## Problem Formulation

Given a string in the octal form:

s = '0o77' # or s = '77'

**How to convert the octal string to an integer in Python?**

For example, you want to convert the octal string `'o10'`

to the decimal integer `8`

.

Here are a few other examples:

Octal String | Decimal |
---|---|

`'0o0'` | 0 |

`'0o4'` | 4 |

`'0o10'` | 8 |

`'0o14'` | 12 |

`'0o20'` | 16 |

`'0o77'` | 63 |

`'0o77777'` | 32767 |

## Oct String to Integer using int() with Base 8

To convert an octal string to an integer, pass the string as a first argument into Python’s built-in `int()`

function. Use `base=8`

as a second argument of the `int()`

function to specify that the given string is an octal number. The `int()`

function will then convert the octal string to an integer with base 10 and return the result.

Here’s a minimal example:

>>> int('0o77', base=8) 63

## Examples

And here’s how you can convert the additional examples shown above:

>>> int('0o0', base=8) 0 >>> int('0o4', base=8) 4 >>> int('0o10', base=8) 8 >>> int('0o14', base=8) 12 >>> int('0o20', base=8) 16 >>> int('0o77', base=8) 63 >>> int('0o77777', base=8) 32767

You actually don’t need to use the prefix `'0o'`

because your second argument already defines unambiguously that the given string is an octal number:

>>> int('0', base=8) 0 >>> int('4', base=8) 4 >>> int('10', base=8) 8 >>> int('14', base=8) 12 >>> int('20', base=8) 16 >>> int('77', base=8) 63 >>> int('77777', base=8) 32767

However, skipping the base but leaving the prefix raises a `ValueError: invalid literal for int() with base 10: '0o77'`

:

>>> int('0o77') Traceback (most recent call last): File "<pyshell#16>", line 1, in <module> int('0o77') ValueError: invalid literal for int() with base 10: '0o77'

It assumes that the input string is in base 10 when in fact, it isn’t.

π‘ **Note**: Even though passing a prefixed string `'0o...'`

into the `int()`

function is unambiguous, Python’s `int()`

function doesn’t accept it if you don’t also define the base. This may be fixed in future versions!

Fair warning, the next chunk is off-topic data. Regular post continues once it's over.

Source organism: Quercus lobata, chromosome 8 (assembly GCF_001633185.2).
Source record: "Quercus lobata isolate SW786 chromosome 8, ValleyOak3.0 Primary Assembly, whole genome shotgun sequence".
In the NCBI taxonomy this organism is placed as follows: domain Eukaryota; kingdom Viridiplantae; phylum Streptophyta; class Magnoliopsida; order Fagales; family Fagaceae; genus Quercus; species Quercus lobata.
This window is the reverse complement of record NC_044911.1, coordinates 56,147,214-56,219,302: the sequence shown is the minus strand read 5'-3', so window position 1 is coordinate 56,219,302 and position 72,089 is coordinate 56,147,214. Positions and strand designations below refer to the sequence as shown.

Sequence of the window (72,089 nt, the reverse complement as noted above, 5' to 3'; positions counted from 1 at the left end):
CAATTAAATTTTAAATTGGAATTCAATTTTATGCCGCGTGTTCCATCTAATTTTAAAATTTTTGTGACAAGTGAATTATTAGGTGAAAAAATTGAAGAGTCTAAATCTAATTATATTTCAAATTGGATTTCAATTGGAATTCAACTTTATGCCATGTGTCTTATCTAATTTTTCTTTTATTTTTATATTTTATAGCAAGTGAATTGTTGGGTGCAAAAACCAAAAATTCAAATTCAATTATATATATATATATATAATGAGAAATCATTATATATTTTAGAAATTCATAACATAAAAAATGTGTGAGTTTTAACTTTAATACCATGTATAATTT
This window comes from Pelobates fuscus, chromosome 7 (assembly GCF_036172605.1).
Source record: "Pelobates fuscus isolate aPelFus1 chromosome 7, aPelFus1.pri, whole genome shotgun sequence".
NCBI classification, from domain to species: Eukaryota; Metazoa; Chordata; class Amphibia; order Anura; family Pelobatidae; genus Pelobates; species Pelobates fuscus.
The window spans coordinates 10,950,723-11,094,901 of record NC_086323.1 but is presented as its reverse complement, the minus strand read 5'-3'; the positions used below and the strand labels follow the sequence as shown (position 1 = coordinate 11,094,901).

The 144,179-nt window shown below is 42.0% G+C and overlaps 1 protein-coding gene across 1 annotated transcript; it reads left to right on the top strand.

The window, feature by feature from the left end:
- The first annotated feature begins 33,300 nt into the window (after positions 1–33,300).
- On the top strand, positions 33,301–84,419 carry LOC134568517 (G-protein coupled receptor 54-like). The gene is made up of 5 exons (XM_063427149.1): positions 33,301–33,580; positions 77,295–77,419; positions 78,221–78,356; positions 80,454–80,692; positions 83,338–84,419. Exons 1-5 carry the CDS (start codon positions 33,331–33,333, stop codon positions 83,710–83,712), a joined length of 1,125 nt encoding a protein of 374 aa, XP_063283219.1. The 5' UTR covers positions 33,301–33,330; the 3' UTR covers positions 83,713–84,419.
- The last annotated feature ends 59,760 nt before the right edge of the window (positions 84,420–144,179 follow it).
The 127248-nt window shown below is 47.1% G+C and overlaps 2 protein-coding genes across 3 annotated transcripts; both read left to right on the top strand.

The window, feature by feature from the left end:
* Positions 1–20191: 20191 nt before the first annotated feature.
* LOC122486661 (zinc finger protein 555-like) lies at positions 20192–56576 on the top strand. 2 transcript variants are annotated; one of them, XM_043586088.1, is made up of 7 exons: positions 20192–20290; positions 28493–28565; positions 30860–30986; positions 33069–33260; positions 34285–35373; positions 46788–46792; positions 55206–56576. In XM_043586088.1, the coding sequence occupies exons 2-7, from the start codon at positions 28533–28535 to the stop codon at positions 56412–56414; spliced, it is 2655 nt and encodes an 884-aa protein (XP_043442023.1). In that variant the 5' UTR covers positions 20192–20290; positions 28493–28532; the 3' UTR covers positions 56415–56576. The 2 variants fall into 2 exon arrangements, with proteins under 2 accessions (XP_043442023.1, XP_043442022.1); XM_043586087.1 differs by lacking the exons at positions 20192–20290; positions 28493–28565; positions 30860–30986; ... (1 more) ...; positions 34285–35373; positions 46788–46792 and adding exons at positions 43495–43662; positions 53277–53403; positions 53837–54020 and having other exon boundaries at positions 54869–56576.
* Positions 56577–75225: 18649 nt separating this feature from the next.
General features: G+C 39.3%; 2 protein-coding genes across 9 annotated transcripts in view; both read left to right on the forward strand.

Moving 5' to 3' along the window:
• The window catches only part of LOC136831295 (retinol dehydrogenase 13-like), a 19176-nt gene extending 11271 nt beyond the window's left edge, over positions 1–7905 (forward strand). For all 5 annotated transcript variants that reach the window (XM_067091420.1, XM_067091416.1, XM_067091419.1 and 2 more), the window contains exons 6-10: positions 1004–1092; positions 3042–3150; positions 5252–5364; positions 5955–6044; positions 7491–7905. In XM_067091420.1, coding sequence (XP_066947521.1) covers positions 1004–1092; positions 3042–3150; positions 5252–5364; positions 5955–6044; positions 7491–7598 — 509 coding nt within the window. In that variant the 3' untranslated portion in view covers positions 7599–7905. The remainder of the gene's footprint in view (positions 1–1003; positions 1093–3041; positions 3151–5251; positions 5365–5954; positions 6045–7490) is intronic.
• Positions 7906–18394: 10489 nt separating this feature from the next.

In fact, you can specify the base argument as `0`

to switch on base guessing—which should be the default behavior anyway! π

## Base Guessing

You can pass a prefixed string `'0o...'`

into the `int()`

function and set the base to `0`

to switch on ** base guessing** in Python. This uses the prefix to determine the base automatically—without you needing to set it to

`16`

. Yet, you still have to set it to `0`

so the benefit is marginal in practice.>>> int('0o7', base=8) 7 >>> int('0o7', base=0) 7 >>> int('0o7', 0) 7

## Converting Octal Literals to Int

If you don’t have an octal string but a octal number—called a * literal*—such as

`0xff`

, you don’t even need the `int()`

function because Python will automatically convert it to a decimal number:>>> 0o743 483 >>> 0o7 7 >>> 0o10 8

## Background int()

Syntax:`int(value [, base]) --> int`

Argument | `value` | A Python object to be converted into an integer number. The value object must have an `__int__()` method that returns the associated integer numberβotherwise a `TypeError` will be raised. |

`base` | An optional integer argument `base` to define the base of the numerical system in the `value` argument. If you set the base, the `value` argument must be a string. The `base` argument determines how the string argument is interpreted. | |

Return Value | `int` | Returns an integer number after converting the input argument `value` using its required `__int__()` method for the conversion. |

Do you still need more background information about Python’s built-in `int()`

function? No problem, read over the related tutorial.

π **Related Tutorial:** Python’s Built-in `int()`

Function

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